Introduction to Employee Stock Option Plans

How to Set Up an Employee Stock Option Plan

Employees in Office

As your company progresses over the years and grows in size, number of employees and revenue, the company and its employees will begin to enjoy the benefits of having an effective employee stock option plan or ESOP in place.   

Some of these benefits may include increased motivation and productivity, a drive of top talent to your company and an increased sense of buy in for all stakeholders involved. For the employee, a major benefit of such a plan could be having a financially stable life (through investing in your company) up until and beyond retirement. For you, as an employer, it is a means of strengthening the bond between your company and your employees.  

Either way, having a good ESOP in place and understanding the benefits it can accomplish is worth it for employers and employees in general. 

By the end of this article, you will have a better understanding of how to set up an ESOP, how to grant stock options to employees, tax implications of ESOPs, how to account for ESOPs as well as other key aspects and benefits of launching ESOPs for your company or business.   

Below is a brief list of key aspects of ESOPs and simplified details that you will find very useful. 

 

Key Aspects of ESOP

What is an Employee Stock Option Plan?

Employee Stock Option Plans can be defined in many ways depending on the perspective or intention of the plan, to be succinct, it is simply a tool that companies use to further reward and incentivize their employees by giving them the opportunity to become part owners of the company through stock options. 

There are different types of ESOPs that companies can utilize, some examples include; Employee Stock Purchase Plans, Stock Appreciation Rights or Employee Stock Option Schemes. The choice for you is purely based on the best fit for your company’s purposes and intentions of the plan. Your plans should address key issues like incentivising your employees through a retirement focused ESOP or scheme or increasing the sense of ownership amongst employees through a custom launched plan. As we discuss more aspects of ESOPs below, finding the right type for your company may become a little simpler to determine.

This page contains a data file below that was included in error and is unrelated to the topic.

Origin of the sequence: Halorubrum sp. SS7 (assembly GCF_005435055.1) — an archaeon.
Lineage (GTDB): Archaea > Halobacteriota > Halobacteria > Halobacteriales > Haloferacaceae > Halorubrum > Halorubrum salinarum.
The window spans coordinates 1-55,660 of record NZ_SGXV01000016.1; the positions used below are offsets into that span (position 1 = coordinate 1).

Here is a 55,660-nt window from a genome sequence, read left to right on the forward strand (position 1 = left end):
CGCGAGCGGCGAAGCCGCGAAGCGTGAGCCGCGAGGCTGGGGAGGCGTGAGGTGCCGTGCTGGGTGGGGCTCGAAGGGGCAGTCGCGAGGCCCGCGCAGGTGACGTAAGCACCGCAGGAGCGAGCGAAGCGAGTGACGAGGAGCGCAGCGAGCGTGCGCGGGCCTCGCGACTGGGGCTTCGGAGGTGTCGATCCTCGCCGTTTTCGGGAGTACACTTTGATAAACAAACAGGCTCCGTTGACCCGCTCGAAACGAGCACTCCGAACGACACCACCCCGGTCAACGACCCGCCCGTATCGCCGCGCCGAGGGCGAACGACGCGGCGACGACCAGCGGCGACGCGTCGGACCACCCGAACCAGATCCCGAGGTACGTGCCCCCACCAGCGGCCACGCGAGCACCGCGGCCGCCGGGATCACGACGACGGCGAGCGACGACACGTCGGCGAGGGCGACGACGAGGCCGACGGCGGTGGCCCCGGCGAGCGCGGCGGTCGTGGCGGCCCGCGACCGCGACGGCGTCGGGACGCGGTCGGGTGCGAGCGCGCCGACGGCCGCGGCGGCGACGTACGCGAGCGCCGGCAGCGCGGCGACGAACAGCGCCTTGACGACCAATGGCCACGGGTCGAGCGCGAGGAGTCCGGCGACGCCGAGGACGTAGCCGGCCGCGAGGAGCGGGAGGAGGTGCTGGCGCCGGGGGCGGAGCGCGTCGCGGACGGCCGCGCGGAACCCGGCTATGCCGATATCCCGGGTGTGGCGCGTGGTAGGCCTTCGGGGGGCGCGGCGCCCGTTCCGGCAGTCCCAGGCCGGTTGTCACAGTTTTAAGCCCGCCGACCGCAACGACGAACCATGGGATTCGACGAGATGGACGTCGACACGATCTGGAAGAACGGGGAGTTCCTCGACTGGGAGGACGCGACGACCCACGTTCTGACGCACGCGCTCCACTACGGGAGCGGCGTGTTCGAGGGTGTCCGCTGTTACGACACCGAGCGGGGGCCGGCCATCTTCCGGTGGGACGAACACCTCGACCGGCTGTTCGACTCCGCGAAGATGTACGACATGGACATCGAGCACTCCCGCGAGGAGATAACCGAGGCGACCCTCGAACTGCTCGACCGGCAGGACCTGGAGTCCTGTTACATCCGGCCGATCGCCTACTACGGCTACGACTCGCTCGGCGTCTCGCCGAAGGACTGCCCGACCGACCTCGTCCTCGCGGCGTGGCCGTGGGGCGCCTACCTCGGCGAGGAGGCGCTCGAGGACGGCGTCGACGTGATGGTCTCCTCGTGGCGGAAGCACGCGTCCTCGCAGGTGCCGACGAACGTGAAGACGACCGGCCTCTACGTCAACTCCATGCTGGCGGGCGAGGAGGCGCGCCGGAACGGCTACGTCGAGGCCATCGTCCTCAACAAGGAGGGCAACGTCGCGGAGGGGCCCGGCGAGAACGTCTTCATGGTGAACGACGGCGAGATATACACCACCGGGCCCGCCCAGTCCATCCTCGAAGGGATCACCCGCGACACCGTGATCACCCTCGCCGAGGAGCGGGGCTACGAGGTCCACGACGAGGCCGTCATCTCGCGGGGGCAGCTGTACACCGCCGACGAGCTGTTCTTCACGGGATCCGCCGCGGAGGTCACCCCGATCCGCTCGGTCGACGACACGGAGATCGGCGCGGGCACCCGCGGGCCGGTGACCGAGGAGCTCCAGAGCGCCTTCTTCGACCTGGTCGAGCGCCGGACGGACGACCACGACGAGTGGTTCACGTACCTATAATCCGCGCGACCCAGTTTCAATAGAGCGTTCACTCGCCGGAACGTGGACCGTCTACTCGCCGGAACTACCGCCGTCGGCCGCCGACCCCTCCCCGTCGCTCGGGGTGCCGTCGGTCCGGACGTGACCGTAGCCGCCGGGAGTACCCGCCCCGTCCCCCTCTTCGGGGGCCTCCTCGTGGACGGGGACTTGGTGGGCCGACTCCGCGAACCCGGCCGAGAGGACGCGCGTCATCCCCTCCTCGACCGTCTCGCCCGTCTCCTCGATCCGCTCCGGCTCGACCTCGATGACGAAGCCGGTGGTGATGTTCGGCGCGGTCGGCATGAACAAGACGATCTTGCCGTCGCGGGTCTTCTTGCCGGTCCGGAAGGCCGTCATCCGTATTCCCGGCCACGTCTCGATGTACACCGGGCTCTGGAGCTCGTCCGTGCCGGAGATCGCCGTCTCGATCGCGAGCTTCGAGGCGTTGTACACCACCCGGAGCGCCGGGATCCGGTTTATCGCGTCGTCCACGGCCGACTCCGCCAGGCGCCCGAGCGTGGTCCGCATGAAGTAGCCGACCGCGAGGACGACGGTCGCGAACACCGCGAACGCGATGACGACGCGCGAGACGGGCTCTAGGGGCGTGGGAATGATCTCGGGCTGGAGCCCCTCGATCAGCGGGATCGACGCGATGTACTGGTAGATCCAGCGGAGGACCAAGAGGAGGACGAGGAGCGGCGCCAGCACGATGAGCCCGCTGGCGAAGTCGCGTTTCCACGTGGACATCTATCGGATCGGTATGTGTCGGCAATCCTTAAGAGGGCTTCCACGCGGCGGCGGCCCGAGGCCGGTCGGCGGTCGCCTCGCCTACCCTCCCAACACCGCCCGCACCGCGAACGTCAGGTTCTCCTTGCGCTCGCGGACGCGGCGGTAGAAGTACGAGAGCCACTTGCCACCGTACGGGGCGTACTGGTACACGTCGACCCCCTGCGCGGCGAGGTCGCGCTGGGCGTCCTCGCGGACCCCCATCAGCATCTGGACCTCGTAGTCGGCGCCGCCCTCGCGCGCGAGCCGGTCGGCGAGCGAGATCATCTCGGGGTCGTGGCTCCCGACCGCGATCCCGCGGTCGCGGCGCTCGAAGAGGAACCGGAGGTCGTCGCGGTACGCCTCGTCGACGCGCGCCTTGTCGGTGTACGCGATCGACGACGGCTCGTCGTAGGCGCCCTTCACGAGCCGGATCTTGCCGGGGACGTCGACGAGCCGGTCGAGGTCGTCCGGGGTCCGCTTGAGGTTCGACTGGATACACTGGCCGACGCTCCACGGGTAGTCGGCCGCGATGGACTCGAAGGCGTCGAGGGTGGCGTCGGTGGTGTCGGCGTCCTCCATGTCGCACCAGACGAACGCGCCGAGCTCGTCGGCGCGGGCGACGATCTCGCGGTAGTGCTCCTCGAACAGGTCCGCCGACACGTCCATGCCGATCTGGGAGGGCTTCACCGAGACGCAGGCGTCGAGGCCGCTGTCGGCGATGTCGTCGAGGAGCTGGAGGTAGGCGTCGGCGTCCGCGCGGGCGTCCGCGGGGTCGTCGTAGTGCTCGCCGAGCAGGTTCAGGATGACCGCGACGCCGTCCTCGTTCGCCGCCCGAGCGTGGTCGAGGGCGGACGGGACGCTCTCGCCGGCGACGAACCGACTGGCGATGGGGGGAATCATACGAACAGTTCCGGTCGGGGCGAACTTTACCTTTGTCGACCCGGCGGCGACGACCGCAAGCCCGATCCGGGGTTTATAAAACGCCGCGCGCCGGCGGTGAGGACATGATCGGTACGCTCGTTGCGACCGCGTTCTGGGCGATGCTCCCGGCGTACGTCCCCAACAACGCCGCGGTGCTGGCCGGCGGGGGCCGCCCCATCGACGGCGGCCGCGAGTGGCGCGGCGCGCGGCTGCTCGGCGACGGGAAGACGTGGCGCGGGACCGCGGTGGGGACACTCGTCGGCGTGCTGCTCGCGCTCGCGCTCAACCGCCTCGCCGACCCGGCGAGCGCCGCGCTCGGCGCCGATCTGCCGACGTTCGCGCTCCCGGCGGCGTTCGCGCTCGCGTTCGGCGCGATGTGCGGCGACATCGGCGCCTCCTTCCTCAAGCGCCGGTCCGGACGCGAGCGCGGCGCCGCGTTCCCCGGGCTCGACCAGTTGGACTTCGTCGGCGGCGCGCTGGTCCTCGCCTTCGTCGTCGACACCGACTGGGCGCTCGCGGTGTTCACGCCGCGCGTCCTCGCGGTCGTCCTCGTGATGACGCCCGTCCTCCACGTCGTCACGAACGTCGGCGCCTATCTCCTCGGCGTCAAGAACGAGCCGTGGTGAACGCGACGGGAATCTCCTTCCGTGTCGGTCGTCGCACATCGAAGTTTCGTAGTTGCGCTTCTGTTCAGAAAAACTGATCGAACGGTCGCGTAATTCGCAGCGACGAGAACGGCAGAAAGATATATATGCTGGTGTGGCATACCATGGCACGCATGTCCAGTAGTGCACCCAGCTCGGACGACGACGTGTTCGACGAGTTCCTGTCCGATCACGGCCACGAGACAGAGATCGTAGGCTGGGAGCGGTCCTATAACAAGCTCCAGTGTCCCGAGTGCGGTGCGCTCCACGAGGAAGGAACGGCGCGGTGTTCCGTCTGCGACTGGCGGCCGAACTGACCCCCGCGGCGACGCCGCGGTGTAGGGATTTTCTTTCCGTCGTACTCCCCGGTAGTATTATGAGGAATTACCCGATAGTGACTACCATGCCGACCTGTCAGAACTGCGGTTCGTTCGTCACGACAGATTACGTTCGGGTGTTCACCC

Setting Up Employee Stock Option Plans (ESOPs)

How do you set up an Employee Stock Option Plan? 

There are a couple of steps to consider when setting up an ESOP, with success of your intended ESOP in mind, it would be sensible to do the following: 

  1. Formally Document the Plan: If you are interested in launching a plan, you will need to work with a lawyer to formally document the plan, and define the different aspects of your chosen plan.  
  2. Finalize on the Rights to Granting Stock Options: You need to agree on and state who the administrators are with the right to grant the stocks options based on the plan. 
  3. Percentage of Stock Allocation: You need to determine the percentage of your company’s stock that will be allocated to employees that best suits your goals. 
  4. Eligibility Criteria: Considering the fact that the plan will be offered to both old and new employees, there has to be set criteria that determine who exactly is eligible to take part in the stock option offers amongst your employees.  
  5. Exercise Price: The price at which the options will be offered to the employees need to be agreed upon and stated in the documentation of the plan. The stock options could be offered at a discounted rate to employees when compared to the market value to incentivise a higher participation rate or it could be offered at the fair market value. The choice will be determined by the intention of the plan in terms of your goals for launching the ESOP. 
  6. Vesting Period and Rights to Exercise: You will need to finalize this as well, taking into consideration the pros and cons at stake.  
  7. Expiry Date of the Stock Options: An expiry date for the stock options detailed in a plan could assist in decision making on the part of the employee and improve participation rate. As an employer this date should be selected in line with your corporate goals and intention for launching the ESOP.  
  8. Effect of Termination of Employment or Death of an Employee: There has to be a clear direction in terms of what happens to Stock Options issued to employees that have terminated their employment contracts or have become deceased while still retaining ownership of the stocks acquired through stock options. This will ensure sustainability of the plan. 

Having this information finalized before issuing stock options to employees will allow your company to manage its goals when balancing planned percentages allocated for the ESOP and the available stock balance of the company.  More importantly, finalizing these details will help reduce or manage diluted shareholdings efficiently for your company. 

 

Granting stock options to Employees

How do you grant Employee Stock Option to Employees?

There are different ways to achieve this and as discussed above, the choice would be dependent on the desired intention of launching a plan for your company. Employees are typically granted options during their performance review.